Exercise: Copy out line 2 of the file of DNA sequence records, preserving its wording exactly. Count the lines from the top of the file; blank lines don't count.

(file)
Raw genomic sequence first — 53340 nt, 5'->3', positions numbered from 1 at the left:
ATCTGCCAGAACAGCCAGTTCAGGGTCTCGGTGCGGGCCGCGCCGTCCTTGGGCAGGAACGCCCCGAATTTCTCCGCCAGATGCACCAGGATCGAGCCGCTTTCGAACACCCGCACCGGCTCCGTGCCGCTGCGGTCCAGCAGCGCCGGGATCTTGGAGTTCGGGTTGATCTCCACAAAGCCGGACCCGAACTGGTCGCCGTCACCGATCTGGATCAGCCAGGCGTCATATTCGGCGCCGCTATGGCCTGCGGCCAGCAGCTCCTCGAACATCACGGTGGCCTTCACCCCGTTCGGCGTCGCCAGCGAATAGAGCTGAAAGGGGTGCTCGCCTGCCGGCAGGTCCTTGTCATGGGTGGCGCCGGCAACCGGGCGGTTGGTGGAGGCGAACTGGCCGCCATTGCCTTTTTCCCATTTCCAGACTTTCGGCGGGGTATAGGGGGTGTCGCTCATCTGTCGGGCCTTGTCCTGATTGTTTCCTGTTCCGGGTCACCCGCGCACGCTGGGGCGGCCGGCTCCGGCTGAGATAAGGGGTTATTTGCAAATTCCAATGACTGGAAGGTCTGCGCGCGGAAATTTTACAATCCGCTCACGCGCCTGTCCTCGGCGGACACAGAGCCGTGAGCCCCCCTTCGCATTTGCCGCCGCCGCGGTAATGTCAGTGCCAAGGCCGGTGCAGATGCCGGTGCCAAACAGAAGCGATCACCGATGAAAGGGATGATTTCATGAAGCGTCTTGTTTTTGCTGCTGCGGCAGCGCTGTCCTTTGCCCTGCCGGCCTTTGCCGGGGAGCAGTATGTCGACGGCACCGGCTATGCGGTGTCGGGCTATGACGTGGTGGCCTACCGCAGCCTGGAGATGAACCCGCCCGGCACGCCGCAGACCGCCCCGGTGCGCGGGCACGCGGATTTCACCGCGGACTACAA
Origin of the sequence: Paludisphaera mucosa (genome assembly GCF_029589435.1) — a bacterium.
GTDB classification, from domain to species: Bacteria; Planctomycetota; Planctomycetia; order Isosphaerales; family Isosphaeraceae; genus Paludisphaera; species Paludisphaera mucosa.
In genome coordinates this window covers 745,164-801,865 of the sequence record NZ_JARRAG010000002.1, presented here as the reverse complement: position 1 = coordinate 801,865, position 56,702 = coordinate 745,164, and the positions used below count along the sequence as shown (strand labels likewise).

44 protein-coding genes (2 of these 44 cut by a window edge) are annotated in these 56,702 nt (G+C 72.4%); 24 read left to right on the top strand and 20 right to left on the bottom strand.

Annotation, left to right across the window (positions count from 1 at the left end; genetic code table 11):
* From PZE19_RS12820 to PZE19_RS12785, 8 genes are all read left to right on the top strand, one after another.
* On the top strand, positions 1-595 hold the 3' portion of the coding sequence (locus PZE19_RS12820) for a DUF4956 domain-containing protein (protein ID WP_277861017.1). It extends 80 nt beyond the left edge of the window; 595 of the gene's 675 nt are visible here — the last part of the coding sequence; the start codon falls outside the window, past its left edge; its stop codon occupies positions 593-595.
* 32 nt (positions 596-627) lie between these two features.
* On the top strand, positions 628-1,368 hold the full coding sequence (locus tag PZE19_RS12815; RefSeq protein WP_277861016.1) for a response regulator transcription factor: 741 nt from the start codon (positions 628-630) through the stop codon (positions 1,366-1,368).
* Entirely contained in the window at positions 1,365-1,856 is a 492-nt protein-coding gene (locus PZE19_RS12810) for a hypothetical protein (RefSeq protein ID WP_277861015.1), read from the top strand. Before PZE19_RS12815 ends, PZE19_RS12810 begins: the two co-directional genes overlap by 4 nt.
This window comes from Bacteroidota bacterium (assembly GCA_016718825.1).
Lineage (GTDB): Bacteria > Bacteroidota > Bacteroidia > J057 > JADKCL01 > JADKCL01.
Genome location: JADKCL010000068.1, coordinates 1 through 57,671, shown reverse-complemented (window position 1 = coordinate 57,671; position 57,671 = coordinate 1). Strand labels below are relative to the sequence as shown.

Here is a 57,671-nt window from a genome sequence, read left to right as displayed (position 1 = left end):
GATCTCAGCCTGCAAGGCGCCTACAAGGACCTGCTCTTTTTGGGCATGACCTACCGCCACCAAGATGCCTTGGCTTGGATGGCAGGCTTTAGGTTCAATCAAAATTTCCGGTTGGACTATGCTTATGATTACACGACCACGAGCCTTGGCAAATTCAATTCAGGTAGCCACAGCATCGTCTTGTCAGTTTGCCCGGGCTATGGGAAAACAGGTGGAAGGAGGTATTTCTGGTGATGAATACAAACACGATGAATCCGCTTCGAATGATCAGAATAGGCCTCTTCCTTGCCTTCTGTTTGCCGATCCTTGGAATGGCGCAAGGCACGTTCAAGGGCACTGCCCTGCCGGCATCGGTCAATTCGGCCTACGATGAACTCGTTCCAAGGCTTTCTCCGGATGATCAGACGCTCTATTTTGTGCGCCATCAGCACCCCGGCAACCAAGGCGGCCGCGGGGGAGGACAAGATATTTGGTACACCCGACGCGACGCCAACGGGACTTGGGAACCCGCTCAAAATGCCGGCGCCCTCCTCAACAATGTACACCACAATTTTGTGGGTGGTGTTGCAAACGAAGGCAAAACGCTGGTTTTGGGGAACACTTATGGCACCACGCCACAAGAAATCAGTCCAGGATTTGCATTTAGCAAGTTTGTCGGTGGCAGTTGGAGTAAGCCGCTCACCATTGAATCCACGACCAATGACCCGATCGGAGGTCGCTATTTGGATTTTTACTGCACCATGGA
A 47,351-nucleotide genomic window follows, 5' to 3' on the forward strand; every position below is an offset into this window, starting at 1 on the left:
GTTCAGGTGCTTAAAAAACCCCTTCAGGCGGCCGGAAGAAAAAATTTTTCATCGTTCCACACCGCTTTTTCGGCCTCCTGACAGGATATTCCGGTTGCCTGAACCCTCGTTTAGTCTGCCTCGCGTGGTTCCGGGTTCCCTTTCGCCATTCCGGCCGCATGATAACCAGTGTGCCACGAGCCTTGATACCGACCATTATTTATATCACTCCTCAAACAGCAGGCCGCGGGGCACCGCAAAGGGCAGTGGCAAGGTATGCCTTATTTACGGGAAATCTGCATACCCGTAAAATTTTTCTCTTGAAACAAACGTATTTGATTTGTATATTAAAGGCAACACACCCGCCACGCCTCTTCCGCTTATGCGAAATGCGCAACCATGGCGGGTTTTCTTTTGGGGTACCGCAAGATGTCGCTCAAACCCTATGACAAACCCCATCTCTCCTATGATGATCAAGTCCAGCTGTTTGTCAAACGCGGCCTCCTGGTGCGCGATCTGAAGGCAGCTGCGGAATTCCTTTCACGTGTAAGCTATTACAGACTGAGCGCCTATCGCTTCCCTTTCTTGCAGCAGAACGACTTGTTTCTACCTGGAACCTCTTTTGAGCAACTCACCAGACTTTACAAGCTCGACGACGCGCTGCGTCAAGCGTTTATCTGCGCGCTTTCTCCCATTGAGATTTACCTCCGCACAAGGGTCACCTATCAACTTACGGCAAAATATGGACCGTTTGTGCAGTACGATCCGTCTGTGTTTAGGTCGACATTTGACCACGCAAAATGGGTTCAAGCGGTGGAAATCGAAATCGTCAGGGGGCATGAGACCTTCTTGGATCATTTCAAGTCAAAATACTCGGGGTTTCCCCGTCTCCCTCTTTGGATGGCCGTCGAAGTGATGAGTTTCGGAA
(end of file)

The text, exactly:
ATCTGCCAGAACAGCCAGTTCAGGGTCTCGGTGCGGGCCGCGCCGTCCTTGGGCAGGAACGCCCCGAATTTCTCCGCCAGATGCACCAGGATCGAGCCGCTTTCGAACACCCGCACCGGCTCCGTGCCGCTGCGGTCCAGCAGCGCCGGGATCTTGGAGTTCGGGTTGATCTCCACAAAGCCGGACCCGAACTGGTCGCCGTCACCGATCTGGATCAGCCAGGCGTCATATTCGGCGCCGCTATGGCCTGCGGCCAGCAGCTCCTCGAACATCACGGTGGCCTTCACCCCGTTCGGCGTCGCCAGCGAATAGAGCTGAAAGGGGTGCTCGCCTGCCGGCAGGTCCTTGTCATGGGTGGCGCCGGCAACCGGGCGGTTGGTGGAGGCGAACTGGCCGCCATTGCCTTTTTCCCATTTCCAGACTTTCGGCGGGGTATAGGGGGTGTCGCTCATCTGTCGGGCCTTGTCCTGATTGTTTCCTGTTCCGGGTCACCCGCGCACGCTGGGGCGGCCGGCTCCGGCTGAGATAAGGGGTTATTTGCAAATTCCAATGACTGGAAGGTCTGCGCGCGGAAATTTTACAATCCGCTCACGCGCCTGTCCTCGGCGGACACAGAGCCGTGAGCCCCCCTTCGCATTTGCCGCCGCCGCGGTAATGTCAGTGCCAAGGCCGGTGCAGATGCCGGTGCCAAACAGAAGCGATCACCGATGAAAGGGATGATTTCATGAAGCGTCTTGTTTTTGCTGCTGCGGCAGCGCTGTCCTTTGCCCTGCCGGCCTTTGCCGGGGAGCAGTATGTCGACGGCACCGGCTATGCGGTGTCGGGCTATGACGTGGTGGCCTACCGCAGCCTGGAGATGAACCCGCCCGGCACGCCGCAGACCGCCCCGGTGCGCGGGCACGCGGATTTCACCGCGGACTACAA